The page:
But realistically, the logic of Roe wouldn't support the conclusion that the man can make a financial clean break. Roe was premised on a right to privacy and bodily integrity, which obviously don't apply to the man.

It's an interesting question nevertheless.

At 3/29/06, 1:25 PM, Blogger yakki said...

"He has no emotional tie to the fetus"
Correction: He has LITTLE emotional tie

Eli7 you also ignore the fact that a man deciding he doesn't want a baby (and the mother disapproving) is not only taking away the mother's personal autonomy over her own body (it is another thing to discuss if this an abortion takes autonomy away from the fetus!!) but possibly causing psychological damage (which could take years to come to grips with), the mother might not be physically able to have an abortion in accordance with the man's wishes, this could promote a rather paternalistic view of a dominating/controlling man over a woman's body (as if women's bodies are Truly under the control of man), etc, etc

I thought about saying it as clean as I could - realize there are other ways to say this. The man has the decision to do what he does or not, this is no accident - we need to hold up to our actions. Yes the woman had the same choice, but even the Talmud teaches that the man is stronger in this case than the woman is. He has a responsibility/liberty to act maturely!

In a sense you're right that Americans are asking for a chance to take back a decision (in some cases..not all). We do this virtually every time we go to the doctor! Think of an ER filled with broken legs, gunshot wounds, food poisoning, etc. I might not agree with it in all cases, but in the meantime a woman has a right to her body -- and a man does not..he has a right to his body :)

At 3/29/06, 9:31 PM, Blogger Eli7 said...

I'm not saying I agree with the case, I'm just saying I don't understand why women can sleep around, and then decide months later that they made a mistake and men cannot make the same decision. Yes, protection can be used by either person, but women get a second chance and men don't. And while I do understand that the implications of a pregnancy have a far greater effect on the woman, that does not really change the situation.

(Also, a woman can still put the baby up for adoption. After the actual pregnancy, the ramifications of parenthood are only hers if she wants them.)

At 3/30/06, 7:55 AM, Blogger yakki said...

Eli7 I'm no guru on this topic (and I'm told state law is different all over), but I imagine one of two things can happen:

1. The mother has the baby, the father doesn't claim it, the mother doesn't ask the court to make him give DNA, and the father is literally free of the child. There is his decision to say "hey I'm not dealing with this". At this point, yes the mother could also decide "me neither" and put the baby up for adoption. They essentially equally decide.

2. The mother has the baby, the father says "not mine", the court says "yes, DNA..", the father now pays child support but ALSO has a say in whether or not the baby will be put up for adoption. The mother doesn't have a free ride out - she can't put it up for adoption without his say. It has to be a joint decision.

Now we see that while in the earlier case where the man has a decision with his pants and the woman has a decision with the abortion.... here both parents can equally say "not mine" or say equally "yes mine, no wait I don't like this, lets set it up for adoption".

At 3/31/06, 6:39 AM, Blogger Josh said...

It seems like a valid case to me. Nobody is saying the father's rights will trump the right of the woman, but both had an equal say in creating it, and once you say that an abortion is not murder, then both parties should still retain an equal say in preserving/terminating the pregnancy. Part of the decision is understanding whether the mother will have to support the baby on her own or will have paternal support.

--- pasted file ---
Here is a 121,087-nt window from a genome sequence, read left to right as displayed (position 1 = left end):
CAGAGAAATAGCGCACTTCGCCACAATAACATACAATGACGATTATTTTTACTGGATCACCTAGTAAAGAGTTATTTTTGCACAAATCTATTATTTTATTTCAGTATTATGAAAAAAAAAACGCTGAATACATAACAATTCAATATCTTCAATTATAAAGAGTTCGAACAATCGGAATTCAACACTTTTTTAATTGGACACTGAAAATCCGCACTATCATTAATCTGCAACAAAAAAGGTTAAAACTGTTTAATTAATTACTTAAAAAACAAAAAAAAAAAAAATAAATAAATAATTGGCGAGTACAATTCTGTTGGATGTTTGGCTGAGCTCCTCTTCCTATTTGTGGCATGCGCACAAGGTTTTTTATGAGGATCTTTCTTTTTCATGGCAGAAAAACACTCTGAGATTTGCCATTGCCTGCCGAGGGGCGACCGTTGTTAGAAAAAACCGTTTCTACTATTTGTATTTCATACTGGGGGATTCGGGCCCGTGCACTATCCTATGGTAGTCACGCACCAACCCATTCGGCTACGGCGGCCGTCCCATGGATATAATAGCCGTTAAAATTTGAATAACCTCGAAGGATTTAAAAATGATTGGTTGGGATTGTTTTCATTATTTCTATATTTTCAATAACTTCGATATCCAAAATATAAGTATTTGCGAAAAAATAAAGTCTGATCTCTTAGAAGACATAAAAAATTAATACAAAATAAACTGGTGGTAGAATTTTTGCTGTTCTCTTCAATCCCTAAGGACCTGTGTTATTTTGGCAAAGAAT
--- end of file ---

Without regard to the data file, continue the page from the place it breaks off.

The larger issue relates to the historical context of paternal rights. Go back to the sexist past, where men worked and women didn't. To preserve this system, upon divorce, women were granted child support and alimony, so they could stay at home. Now, it seems feminists want to have their cake and eat it too. They claim an equal ability and responsibility for financial support of a family, but they don't want to give up the free check from paternal support. Similarly, custody decisions are still based on the precedent of a patrilineal society. The fact that feminists don't want to give up their advantage on abortive rights is understandable, but if the argument is premised on a) a fetus being defined as a non-living being, and b)a mother's right to assert whether she desires or is able to have a child, then I don't understand why this should prevent a father from making his choice as well. If the mother can say she can't financially or emotionally support a child in her life, and is allowed to reverse her earlier decision to get pregnant, than why can't the father say he doesn't want to support it either, and if the woman can't support it, she can abort it?

Of course this case would enable more men to walk away from their babies. Just like Roe vs. Wade enabled the same.

At 3/31/06, 11:18 AM, Blogger Eli7 said...

Actually Josh, (and this sorta ruins part of my argument as well) some of the pro-choice arguments grant life to the fetus. They say that it doesn't really matter whether or not the fetus is alive. Even if it is alive, it still doesn't have the right to take over the woman's body for nine months.

There's this crazy example that goes something like: you're kidnapped and attached to a famous violinist for nine months to give him some sort of blood transfusion. Now what? Are you morally allowed to disconnect yorself even if that means the death of the violininst?

And admittedly, this rationale would never allow the man to have a choice in abortion, but it also indicates that the woman did not have a choice in her pregnancy and consensual sex without protection is hardly equivalent to being kidnapped...

At 3/5/13, 12:38 PM, Anonymous Anonymous said...

its a double standard, and it exposes contradictions in a surprisingly high number of prochoicers. i am 100% prochoice, and holding a man responsible for the woman's body and the woman's choice makes 0 sense.